Climate change is a key driver of Arctic Sea Ice decline
Sea ice in the Arctic is rapidly disappearing and the decline is accelerating. Climate change is a key driver of this trend, with the Arctic warming twice as fast as the global rate due to the unique feedbacks in the Arctic climate system. Thus, the loss of summer sea ice is occurring far faster than predicted. In 2007, the International Panel on Climate Change estimated that the Arctic would see an ice-free summer near 2100. Now most experts predict ice-free summers may occur as soon as 2030, a condition that hasn’t existed for thousands of years. Some even say it could happen this decade. The loss of Arctic sea ice has consequences for extreme weather and national security. Furthermore, melting Arctic sea ice releases additional heat trapping gases, feeding into cycles that will lead to more and more warming in the future.
Arctic sea ice is retreating faster than predicted
Arctic sea ice has been retreating over the past 30 years, and the rate of retreat is accelerating at a pace that exceeds most models’ forecasts. As sea ice declines, it becomes younger and thinner, and therefore more vulnerable to further melting. In 2016, scientists recorded the lowest annual sea ice extent from the satellite and historical sea ice data record.
If heat-trapping pollution continues, summer Arctic sea ice will be lost entirely. Observations and climate model predictions have projected different time horizons for an ice-free Arctic. Many recent estimates depict an ice-free Arctic summer occurring 20 – 30 years from now. Climate models that have most accurately hindcast historical sea ice trends currently suggest it will most probably happen in 22 years, and in eight years if the current trend continues.
Loss of Arctic sea ice has implications for U.S. national security, continued global warming
Arctic sea ice is often referred to as the ‘planet’s air conditioner’ because of its ability to help regulate the earth’s temperature. The impacts and implications of rising temperatures and melting ice in the Arctic extend beyond just the Arctic itself. Changes in the Arctic led by sea ice loss are affecting weather patterns farther south, such as in the lower United States. The loss of Arctic summer sea ice and the rapid warming of the continent are altering the jet stream—and thus weather patterns—over North America, Europe and Russia, increasing the likelihood of extreme weather events and driving winter storms south.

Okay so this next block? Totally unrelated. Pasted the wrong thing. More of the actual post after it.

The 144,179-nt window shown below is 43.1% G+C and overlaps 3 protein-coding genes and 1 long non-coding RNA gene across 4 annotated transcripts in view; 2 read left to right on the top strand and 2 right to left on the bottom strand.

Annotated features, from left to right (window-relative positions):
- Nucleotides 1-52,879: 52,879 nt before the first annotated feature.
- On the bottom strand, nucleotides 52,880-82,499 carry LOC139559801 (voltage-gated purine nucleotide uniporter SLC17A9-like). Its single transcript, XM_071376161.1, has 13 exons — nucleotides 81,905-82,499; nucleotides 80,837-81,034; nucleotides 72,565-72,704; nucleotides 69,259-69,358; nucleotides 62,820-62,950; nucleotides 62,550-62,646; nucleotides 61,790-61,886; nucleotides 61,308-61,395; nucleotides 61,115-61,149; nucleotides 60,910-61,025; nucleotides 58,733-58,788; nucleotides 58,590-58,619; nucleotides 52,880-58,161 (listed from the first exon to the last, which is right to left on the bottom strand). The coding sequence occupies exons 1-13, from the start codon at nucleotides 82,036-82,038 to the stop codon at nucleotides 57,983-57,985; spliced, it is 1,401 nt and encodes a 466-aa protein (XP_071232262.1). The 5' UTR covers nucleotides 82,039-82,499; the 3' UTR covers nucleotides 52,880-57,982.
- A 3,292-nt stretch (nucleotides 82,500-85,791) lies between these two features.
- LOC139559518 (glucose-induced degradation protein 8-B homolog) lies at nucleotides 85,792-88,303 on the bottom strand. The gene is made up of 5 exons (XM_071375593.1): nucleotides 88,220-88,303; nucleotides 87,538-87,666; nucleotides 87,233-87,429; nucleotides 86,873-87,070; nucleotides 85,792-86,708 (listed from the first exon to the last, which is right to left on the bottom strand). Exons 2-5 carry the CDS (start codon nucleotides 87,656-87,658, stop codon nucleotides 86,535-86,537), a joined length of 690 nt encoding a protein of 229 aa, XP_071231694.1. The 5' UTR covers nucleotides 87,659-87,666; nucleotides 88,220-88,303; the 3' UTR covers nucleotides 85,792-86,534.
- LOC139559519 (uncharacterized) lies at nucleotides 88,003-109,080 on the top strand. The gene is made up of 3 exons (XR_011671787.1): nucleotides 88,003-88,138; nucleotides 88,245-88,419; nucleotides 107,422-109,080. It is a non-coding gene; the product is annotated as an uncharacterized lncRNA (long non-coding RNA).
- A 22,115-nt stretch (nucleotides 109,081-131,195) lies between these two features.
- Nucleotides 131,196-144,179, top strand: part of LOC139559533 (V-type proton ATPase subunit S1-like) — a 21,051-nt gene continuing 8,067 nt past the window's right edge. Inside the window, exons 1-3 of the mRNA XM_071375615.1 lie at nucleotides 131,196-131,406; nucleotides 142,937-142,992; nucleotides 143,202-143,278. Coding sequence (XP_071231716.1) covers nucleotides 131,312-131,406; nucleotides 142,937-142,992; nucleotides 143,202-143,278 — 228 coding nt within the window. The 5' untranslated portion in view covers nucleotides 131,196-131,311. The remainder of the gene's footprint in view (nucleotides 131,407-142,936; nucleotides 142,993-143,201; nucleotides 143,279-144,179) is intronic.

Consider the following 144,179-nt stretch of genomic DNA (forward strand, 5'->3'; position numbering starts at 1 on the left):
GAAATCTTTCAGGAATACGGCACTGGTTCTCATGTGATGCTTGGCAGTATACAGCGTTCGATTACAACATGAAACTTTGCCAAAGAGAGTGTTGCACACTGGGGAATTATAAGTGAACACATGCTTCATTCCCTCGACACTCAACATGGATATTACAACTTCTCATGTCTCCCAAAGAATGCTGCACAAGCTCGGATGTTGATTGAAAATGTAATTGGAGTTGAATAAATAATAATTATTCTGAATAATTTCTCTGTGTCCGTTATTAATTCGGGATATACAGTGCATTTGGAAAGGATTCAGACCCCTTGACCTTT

The loss of Arctic sea ice poses serious risks for the United States specifically. An ice-free Arctic Ocean increases national security concerns as potential new international disputes can occur with increased military and commercial marine traffic between the Pacific and Atlantic Oceans.
Even more, the loss of Arctic sea ice increased the warming effect that is altering our climate. As the earth’s natural air conditioner, white sea ice moderates solar heating by increasing the reflectivity of Earth’s surface and decreasing the amount of heat that would otherwise by absorbed by darker ice-free Arctic seas. The loss of the air-conditioner effect creates a feedback loop that accelerates global warming. Melting sea ice also releases greenhouse gases from thawing permafrost and frozen methane from the ocean bottom. These feedback loops could have catastrophic consequences for our climate if triggered.
Regardless of approach, all projections indicate an eventual sea ice free Arctic with continued emissions of greenhouses gasses, threatening the invaluable ecosystem service the Arctic sea ice provides while simultaneously exacerbating global warming.